Prominent activists, including former student leaders Joshua Wong and Agnes Chow, cut ties with political groups Tuesday in an apparent attempt to avoid implicating each other. Pro-democracy lawmakers have expressed concern the law will be used to bar them from seeking office in a legislative election in September.
“It’s worse than I feared,” pro-democracy lawmaker Claudia Mo said early Wednesday. Mo cited provisions suggesting “that there could be secret or in-camera trials, Beijing agents here can enjoy immunity from everything, that if one is found guilty you could be chucked out of public office, that they will ‘strengthen management’ of foreign media in Hong Kong.”
The U.K. accused Beijing of going back on its promise in a 1984 treaty to preserve Hong Kong’s “high degree of autonomy” under an arrangement known as “one country, two systems.” Prime Minister Boris Johnson said he was “deeply concerned” about the move, while the Trump administration vowed additional “strong actions” if Beijing didn’t reverse course.
Hong Kong’s business community, democracy activists and Beijing-appointed leaders alike were relegated to largely being observers as Chinese lawmakers completed the carefully orchestrated rollout of the legislation that will shape the city’s future. In a speech to mark the anniversary, Chief Executive Carrie Lam called the legislation the “most important development” in relations between Hong Kong and China’s central government since the city’s handover.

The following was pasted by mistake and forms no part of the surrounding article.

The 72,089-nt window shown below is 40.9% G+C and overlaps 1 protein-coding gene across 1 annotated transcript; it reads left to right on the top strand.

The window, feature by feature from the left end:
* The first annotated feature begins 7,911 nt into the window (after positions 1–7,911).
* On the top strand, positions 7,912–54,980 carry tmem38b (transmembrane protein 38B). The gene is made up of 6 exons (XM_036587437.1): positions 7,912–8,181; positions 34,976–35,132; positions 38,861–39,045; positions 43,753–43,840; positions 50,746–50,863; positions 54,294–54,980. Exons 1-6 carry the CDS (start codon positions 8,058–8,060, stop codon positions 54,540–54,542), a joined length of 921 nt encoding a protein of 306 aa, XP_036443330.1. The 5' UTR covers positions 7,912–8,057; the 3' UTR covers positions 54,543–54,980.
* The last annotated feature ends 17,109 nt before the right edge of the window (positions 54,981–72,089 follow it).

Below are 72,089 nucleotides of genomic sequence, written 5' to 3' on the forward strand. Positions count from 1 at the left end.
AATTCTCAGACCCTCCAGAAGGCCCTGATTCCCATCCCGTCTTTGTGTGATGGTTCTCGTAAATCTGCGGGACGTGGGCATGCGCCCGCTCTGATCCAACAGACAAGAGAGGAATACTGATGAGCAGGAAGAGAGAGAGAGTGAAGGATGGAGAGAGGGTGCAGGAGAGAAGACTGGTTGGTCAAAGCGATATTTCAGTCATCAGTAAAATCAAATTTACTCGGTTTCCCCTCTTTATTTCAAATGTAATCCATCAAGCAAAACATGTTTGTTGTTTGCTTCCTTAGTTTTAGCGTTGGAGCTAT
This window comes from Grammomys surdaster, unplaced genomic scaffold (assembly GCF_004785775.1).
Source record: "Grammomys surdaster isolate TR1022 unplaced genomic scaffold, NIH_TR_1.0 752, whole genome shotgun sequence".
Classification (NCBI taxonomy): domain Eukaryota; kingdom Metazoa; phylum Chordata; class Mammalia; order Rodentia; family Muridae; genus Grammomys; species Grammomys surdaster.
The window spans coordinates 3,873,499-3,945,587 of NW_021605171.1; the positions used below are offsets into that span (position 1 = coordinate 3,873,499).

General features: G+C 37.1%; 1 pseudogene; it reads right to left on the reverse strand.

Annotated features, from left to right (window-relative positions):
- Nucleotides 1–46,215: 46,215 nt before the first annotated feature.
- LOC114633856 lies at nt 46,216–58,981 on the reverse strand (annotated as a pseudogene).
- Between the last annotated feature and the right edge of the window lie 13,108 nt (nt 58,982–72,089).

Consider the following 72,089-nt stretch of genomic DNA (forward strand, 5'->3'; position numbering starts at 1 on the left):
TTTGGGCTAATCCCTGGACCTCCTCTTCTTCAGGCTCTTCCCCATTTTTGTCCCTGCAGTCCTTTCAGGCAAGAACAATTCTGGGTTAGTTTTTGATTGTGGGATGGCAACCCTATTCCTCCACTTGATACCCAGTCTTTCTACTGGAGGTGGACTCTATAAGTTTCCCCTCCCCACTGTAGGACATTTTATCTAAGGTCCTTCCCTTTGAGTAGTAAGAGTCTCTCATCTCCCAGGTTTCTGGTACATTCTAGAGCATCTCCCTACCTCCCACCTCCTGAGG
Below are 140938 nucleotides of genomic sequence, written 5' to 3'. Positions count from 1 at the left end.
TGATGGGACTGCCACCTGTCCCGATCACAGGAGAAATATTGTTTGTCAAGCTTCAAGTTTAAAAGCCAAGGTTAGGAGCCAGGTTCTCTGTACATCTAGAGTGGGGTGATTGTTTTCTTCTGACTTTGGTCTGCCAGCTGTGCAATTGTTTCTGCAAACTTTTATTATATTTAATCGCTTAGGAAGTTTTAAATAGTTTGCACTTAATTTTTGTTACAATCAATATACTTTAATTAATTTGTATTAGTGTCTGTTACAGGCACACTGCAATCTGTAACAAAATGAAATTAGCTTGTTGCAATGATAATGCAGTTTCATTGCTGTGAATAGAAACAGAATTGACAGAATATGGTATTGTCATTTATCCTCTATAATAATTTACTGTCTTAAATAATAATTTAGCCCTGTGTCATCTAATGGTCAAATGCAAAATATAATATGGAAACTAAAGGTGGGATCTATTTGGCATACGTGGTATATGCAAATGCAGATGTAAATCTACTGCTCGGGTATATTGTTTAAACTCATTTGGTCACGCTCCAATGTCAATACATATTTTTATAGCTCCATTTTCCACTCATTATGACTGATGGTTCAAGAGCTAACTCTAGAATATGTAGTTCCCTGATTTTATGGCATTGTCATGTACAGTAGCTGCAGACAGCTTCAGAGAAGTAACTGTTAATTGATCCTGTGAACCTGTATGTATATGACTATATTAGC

“It is a historical step to improve the system for Hong Kong to safeguard our country’s sovereignty, territorial integrity and security,” Lam told a reception at the Hong Kong Convention and Exhibition Center, where the the Union Jack was symbolically lowered on July 1, 1997. “It shows that the central government is determined to restore stability in Hong Kong, after a year of escalating violence and riots since last June.”
President Donald Trump warned last month that if Beijing didn’t back down the U.S. would start rolling back Hong Kong’s preferential trade status, while the U.K. and Taiwan have offered new paths to residency for the city’s inhabitants. On Monday, the Trump administration made it harder to export sensitive American technology to Hong Kong, suspending regulations allowing special treatment to the territory over dual-use technologies like carbon fiber used to make both golf clubs and missile components.
The Federal Communications Commission later designated Huawei Technologies Co. and ZTE Corp. as national security threats, a step toward driving the Chinese manufacturers from the U.S. market where small rural carriers rely on their cheap network equipment.